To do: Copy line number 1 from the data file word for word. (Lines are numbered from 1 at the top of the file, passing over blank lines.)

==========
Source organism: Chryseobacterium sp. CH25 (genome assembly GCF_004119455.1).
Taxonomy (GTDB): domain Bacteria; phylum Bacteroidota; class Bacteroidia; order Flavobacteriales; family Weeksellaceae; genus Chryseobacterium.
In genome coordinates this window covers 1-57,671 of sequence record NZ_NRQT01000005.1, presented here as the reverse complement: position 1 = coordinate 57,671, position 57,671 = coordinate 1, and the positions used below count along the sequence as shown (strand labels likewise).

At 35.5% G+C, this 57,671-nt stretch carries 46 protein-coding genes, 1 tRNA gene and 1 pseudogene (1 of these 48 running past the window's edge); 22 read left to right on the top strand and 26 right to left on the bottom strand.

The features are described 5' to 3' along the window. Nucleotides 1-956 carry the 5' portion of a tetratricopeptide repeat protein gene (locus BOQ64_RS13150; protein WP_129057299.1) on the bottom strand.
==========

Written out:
Source organism: Chryseobacterium sp. CH25 (genome assembly GCF_004119455.1).